Lifetime Review: 'The Secret Life of a Celebrity Surrogate'
Intense atmosphere and a marvelous cast help heal the thorn in this surrogacy drama's side.
Down-on-her-luck Olivia Bolton (Carrie Wampler) has been hit with a triple whammy: losing her job, getting kicked out of her apartment, and finding out her boyfriend's been cheating on her all in the same day. Desperate for a way out of her rut, Olivia turns to social media for new employment. It's then that a very lucrative opportunity presents itself: the chance to act as a surrogate for high-profile celebrity Ava Von Richter (Brianne Davis). Charmed by Ava and her fabulous house, Olivia quickly agrees to be her surrogate and is initially welcomed warmly by Olivia and her husband Hayden (Carl Beukes).
But as her fertility treatments begin, Olivia starts to see the cracks in her seemingly perfect new life. In addition to odd behaviors on the part of Ava and Hayden, her idyllic living arrangement begins to feel like a suffocating prison. It's as things become stranger that Olivia wonders if Ava and Hayden are even fit to be parents. But when Olivia tries to break away from the Von Richters, it becomes clear that her situation is more dangerous than she could've imagined--and she'll now have to fight for both her own life and the life of the baby growing inside her.
Director Mark Gantt's sophomore Lifetime offering A Deadly Price for Her Pretty Face, as you might recall, made quite the splash with me for its intense story and exceptional cast and characters. With his debut to the channel being a 2015 true crime biopic (Murder in Mexico: The Bruce Beresford-Redman Story), his first full-on Lifetime thriller proved a smashing success. So when I learned about his latest thriller The Secret Life of a Celebrity Surrogate, I was in eager anticipation. While a few issues keep it from reaching Deadly Price's level, there's still plenty here to make it a worthwhile follow-up to Gantt's previous thriller.
Something Secret Life and Deadly Price share in common is atmosphere. After a cold open that shows us how bad things will get, Secret Life quickly-but-effectively builds up its story before throwing us into a ticking bomb scenario. It doesn't take long for Olivia to realize something is off with the Von Richters, and the viewer is left watching with bated breath to see when it'll all hit the fan. The incredible cinematography also does a great job of setting Secret Life's mood. Andrew Russo finds a way to frame the beautiful Von Richter estate and the surrounding nature in a way that, despite its serene appearance, you can feel the tension brewing just beneath the surface. That tension builds up into an explosive third act, capped off with an enthralling climax that hits you with one last twist that is sure to surprise many.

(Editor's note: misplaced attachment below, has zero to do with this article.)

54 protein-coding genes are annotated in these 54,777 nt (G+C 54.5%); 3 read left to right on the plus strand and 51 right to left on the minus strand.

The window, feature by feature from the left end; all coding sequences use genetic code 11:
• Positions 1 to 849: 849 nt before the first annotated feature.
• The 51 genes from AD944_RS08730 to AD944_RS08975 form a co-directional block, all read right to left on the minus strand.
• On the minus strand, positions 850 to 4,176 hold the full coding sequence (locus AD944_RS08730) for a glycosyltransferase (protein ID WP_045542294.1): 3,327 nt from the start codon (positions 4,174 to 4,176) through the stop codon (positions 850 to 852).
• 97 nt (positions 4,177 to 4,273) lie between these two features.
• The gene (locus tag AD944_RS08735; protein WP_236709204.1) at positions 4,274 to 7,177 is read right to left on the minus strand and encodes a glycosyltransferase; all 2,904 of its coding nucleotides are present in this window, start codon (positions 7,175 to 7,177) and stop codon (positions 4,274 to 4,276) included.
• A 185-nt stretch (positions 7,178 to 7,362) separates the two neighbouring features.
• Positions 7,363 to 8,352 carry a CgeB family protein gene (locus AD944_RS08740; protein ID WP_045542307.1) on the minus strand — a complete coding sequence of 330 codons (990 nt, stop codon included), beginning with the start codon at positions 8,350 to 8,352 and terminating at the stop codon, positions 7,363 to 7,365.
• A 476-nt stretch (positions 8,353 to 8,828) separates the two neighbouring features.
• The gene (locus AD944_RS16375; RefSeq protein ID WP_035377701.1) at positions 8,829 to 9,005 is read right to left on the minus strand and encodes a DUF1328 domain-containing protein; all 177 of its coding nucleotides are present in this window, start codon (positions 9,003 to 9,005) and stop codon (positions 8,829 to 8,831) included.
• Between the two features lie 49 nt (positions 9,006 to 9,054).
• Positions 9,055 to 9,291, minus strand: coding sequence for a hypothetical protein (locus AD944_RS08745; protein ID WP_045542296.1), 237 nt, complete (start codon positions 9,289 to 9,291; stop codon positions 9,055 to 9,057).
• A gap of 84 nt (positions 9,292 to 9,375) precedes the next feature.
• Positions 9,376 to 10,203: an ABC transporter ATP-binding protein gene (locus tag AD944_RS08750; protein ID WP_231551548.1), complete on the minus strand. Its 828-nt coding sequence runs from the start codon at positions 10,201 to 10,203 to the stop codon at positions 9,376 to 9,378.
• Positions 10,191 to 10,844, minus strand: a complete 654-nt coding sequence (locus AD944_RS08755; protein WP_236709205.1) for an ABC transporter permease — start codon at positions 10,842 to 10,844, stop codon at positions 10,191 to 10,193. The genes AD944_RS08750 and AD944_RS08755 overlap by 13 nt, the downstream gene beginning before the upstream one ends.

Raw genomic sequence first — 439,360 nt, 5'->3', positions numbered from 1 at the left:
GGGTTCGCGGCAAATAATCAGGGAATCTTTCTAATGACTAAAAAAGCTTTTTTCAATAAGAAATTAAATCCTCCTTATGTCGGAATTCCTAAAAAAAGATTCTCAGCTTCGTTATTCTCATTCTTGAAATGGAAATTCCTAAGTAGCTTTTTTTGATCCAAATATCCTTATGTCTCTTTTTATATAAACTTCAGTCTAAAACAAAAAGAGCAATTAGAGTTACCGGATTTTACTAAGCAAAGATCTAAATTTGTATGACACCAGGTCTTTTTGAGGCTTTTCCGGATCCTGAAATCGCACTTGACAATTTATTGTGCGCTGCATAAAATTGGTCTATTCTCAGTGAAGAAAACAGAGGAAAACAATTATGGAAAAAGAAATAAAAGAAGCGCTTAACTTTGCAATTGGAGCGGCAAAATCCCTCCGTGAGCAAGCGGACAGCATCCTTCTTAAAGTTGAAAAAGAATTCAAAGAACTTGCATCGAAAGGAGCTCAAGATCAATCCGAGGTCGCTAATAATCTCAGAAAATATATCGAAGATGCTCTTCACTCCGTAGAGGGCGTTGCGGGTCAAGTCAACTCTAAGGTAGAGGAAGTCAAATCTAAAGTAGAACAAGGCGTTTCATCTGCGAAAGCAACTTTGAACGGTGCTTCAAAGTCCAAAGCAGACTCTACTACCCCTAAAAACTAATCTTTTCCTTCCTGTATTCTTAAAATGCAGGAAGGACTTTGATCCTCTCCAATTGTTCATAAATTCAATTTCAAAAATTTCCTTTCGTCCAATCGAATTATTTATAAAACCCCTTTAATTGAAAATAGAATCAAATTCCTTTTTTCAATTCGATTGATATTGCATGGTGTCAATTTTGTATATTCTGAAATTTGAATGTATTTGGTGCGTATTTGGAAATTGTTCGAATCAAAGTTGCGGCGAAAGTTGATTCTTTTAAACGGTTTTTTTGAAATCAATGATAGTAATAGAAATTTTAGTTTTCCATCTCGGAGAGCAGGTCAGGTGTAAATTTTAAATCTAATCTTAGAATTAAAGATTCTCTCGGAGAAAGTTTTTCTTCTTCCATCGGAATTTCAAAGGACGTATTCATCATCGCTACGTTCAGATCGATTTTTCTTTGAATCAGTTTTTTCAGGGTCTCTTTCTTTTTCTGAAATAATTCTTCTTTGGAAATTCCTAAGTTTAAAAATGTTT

But when it comes to Secret Life's story, a recurring issue crops up that I was unable to let go of. Despite seeing her first overt sign of the Von Richters' instability before even accepting the job, Olivia still goes ahead with becoming their surrogate, not even trying to confront them on what happened the night before. Had Ava and Hayden given some placating words to Olivia to explain their behavior, this might've been easier to accept. As is, it makes Olivia appear blind to the warning signs of her employers' true selves.
WARNING: Spoilers Below
When Olivia announced her successful pregnancy to Ava and Hayden, I was just about to forgive her for her daft decision by assuming she was under an "It's just stress, things will be fine once I'm pregnant" mentality. But then she continued to stay at the house after her employers tried to celebrate the news with a threesome--her second instance of being sexually harassed by Hayden--and that theory went out the window. Lastly is the glaring plot hole regarding Olivia's run-in with the police after her escape attempt. Why did Olivia not tell the officer everything she'd witnessed at the Von Richter estate? I'd like to believe that even the dumbest Lifetime cop wouldn't bring a pregnant woman back to a house where she said she was being harassed and where domestic violence was taking place.